Activist investor takes large stake in Perspecta

Rarely do activist investors make their way into the government market, but Jana Partners has done so for a third time with its newly-disclosed stake in Perspecta.

Only Jana Partners and its founder-stalwart Barry Rosenstein know the specific intentions behind why the activist hedge fund has taken a 5.9-percent stake in Perspecta that was disclosed Thursday, and neither side is saying much more so far.

Regardless of what those intentions are, shareholders of Perspecta appear to see it as a positive sign as the stock has climbed 16 percent to $24.43 as of 3 p.m. Eastern time Friday.

But we do know what Jana and other activist funds generally do. They buy large amounts of stock in publicly-traded companies perceived as undervalued in the market and/or underperforming, then push those companies to make changes in the name of improving value and performance.

New York City-based Jana’s regulatory filing to reveal its stake in Perspecta says just that: “the shares are undervalued and represent an attractive investment opportunity.”

The math suggests such. In a research note sent to clients Friday, analysts at investment bank Cowen & Co. pointed out that Perspecta’s closing stock price Thursday was valued at 9.1 times EV/EBITDA (enterprise value-to-earnings before interest, taxes, depreciation and amortization) which is nearly 30 percent below other public government services companies.

At least some of that is attributable to what Cowen’s team calls a “perfect storm” for Perspecta. Yes, neither of its two largest recompetes in NASA NEST and Navy NGEN went the way Perspecta wanted. But Perspecta can also point to a pathway for growth and a low recompete rate over the next three years to shift the focus to new business.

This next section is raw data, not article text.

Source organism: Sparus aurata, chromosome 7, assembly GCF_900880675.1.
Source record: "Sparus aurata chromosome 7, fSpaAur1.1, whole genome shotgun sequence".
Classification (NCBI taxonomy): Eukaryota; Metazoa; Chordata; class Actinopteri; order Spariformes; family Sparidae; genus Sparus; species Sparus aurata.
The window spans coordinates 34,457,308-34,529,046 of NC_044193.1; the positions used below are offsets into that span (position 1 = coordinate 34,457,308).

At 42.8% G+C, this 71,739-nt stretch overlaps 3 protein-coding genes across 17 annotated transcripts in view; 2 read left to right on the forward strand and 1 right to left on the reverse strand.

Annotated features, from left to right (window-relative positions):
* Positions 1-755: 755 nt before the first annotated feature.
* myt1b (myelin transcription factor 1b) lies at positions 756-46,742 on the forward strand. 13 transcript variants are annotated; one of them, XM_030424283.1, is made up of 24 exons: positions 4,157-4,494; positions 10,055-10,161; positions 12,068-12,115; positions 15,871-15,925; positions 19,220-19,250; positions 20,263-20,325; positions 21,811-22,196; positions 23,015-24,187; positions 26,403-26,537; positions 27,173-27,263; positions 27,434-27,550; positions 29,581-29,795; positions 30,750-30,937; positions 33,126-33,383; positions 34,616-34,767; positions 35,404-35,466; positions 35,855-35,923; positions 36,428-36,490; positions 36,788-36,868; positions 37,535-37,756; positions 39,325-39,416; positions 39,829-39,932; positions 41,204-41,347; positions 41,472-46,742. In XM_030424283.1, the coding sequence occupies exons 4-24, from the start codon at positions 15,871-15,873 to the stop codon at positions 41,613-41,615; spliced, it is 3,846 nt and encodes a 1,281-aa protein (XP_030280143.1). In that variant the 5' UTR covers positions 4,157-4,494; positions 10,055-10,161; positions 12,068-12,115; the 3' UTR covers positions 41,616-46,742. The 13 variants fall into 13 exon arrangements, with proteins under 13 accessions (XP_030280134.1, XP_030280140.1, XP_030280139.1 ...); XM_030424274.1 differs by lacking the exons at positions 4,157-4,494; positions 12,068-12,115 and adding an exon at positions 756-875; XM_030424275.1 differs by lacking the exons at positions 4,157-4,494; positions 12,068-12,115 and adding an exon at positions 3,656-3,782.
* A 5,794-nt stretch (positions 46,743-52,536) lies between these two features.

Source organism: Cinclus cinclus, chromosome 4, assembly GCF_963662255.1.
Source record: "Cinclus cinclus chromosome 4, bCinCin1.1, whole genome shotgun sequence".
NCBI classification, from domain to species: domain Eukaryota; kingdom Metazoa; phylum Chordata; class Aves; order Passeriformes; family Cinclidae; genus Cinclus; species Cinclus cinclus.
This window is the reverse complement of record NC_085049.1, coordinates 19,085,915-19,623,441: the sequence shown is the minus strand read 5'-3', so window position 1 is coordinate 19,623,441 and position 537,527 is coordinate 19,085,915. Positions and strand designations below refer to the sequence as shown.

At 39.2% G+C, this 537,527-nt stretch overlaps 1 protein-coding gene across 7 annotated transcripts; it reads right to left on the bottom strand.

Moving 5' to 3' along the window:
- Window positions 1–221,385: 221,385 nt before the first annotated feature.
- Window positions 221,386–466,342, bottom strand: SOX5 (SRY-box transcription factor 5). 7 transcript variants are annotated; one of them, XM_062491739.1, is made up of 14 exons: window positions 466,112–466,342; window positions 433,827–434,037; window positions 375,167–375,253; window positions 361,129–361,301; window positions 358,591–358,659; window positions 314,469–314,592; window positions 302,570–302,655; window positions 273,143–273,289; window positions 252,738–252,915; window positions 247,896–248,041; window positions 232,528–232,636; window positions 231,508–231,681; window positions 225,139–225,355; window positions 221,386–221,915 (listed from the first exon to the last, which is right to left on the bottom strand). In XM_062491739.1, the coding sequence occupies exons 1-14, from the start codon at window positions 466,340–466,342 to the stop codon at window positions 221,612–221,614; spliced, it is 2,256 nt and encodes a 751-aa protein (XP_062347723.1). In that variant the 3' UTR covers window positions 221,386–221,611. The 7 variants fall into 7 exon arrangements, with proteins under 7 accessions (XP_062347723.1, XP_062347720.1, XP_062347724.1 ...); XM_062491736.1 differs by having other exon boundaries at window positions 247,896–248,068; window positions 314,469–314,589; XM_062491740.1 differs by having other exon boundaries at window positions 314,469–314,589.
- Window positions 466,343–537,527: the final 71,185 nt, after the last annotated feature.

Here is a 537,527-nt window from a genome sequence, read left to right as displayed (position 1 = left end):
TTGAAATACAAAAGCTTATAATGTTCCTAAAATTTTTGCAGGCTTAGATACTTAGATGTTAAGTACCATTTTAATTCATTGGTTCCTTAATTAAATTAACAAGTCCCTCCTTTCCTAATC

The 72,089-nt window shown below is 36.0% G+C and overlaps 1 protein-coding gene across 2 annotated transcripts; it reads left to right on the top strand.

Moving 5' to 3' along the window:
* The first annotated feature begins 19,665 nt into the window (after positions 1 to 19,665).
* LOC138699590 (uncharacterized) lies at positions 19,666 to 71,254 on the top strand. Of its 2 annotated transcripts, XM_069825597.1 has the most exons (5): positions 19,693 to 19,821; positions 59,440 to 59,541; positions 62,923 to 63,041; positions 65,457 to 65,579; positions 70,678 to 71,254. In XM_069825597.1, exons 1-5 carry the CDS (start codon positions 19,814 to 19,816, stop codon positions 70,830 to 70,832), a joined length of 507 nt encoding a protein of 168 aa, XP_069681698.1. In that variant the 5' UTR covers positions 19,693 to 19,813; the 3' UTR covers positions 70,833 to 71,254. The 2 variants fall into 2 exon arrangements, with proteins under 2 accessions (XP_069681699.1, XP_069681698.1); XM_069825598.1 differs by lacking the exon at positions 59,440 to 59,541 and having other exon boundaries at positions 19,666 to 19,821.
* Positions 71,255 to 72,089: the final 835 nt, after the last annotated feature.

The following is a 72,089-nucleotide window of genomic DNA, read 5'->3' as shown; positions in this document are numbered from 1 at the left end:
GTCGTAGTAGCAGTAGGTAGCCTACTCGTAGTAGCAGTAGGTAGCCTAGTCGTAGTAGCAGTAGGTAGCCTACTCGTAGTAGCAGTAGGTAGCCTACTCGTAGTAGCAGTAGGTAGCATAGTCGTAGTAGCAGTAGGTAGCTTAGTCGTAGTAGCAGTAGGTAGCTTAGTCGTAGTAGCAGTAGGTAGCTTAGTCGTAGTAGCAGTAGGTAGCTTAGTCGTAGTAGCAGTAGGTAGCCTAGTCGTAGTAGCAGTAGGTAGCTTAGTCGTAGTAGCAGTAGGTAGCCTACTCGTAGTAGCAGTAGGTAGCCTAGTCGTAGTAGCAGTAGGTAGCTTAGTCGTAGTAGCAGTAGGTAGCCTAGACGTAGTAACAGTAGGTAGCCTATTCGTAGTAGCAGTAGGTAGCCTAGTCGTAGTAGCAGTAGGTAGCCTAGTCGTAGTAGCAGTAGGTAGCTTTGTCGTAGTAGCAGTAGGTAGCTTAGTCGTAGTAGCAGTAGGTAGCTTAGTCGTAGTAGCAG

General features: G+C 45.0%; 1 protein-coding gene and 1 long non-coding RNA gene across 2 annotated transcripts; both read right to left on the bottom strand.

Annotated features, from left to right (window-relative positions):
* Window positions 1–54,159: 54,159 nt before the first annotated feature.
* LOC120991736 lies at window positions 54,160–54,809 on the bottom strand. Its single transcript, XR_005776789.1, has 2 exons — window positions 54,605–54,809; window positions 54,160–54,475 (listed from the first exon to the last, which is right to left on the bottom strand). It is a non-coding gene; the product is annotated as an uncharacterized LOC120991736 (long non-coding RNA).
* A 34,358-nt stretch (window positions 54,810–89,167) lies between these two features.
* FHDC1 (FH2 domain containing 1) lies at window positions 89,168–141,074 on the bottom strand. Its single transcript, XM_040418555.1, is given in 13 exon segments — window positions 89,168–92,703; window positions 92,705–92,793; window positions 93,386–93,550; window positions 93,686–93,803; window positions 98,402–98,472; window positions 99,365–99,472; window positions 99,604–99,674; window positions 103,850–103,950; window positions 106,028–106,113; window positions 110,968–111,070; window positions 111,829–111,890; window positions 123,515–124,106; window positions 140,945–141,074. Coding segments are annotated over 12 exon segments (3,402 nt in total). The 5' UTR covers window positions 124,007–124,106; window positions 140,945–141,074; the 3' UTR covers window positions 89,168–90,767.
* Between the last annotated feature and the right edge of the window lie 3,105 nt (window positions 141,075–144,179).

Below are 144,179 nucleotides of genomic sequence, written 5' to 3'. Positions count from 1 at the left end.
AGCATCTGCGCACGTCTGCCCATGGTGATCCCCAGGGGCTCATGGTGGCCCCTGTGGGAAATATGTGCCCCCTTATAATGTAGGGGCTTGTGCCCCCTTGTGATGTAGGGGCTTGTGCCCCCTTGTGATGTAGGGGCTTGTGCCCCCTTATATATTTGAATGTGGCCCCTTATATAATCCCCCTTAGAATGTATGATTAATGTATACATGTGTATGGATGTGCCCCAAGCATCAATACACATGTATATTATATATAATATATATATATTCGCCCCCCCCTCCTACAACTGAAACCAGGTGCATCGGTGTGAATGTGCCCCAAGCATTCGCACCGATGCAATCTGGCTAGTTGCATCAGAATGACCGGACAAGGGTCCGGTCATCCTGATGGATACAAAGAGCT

For what it’s worth, Perspecta also sounds ready to move on from the NGEN network services effort even as it seeks more clarity through a protest on why the Navy went with Leidos this time around. A decision on that protest is due by Wednesday.

Going forward, Jana will get to have “discussions with members of (Perspecta’s) board of directors and management team regarding maximizing value for shareholders, including discussing industry consolidation, capitalization, capital allocation, operations and board (of directors) composition,” the group said in its regulatory filing.

Sometimes those changes can lead to transactions of some variety. In the government market specifically, Jana’s past investments in the former(s) Computer Sciences Corp. and Harris Corp. give examples what changes there led to. But that is not inevitable. Nothing is in this environment of COVID-19, and pretty much both the macro-economic and federal budget environments being TBD.

Keep in mind that Veritas Capital still owns 14.5 percent of the stock in Perspecta. Veritas held the former Vencore and KeyPoint Government Solutions businesses -- two pieces that along with DXC Technology’s former U.S. public sector business created Perspecta almost exactly two years ago.

The entry of Jana into Perspecta’s shareholder community is not a sudden overnight development. Institutional and individual investors like Jana must make such a disclosure once they successfully acquire at least 5 percent of a public company’s stock.

Jana’s filing to the Securities and Exchange Commission that revealed the stake indicates share purchases in the open market began sometime in the first quarter of this year. The filing begins to trace those buys at around April 13, when Perspecta’s stock closed at $20.02.

Everything written above is just a long way of saying we have to wait and see for what comes out of Jana’s entry into Perspecta’s shareholder community. Jana still needs to request seats on Perspecta’s board of directors in order to make that newfound position have more influence. File this development in the memory bank at least.

NEXT STORY: USAID looks for M&A deal data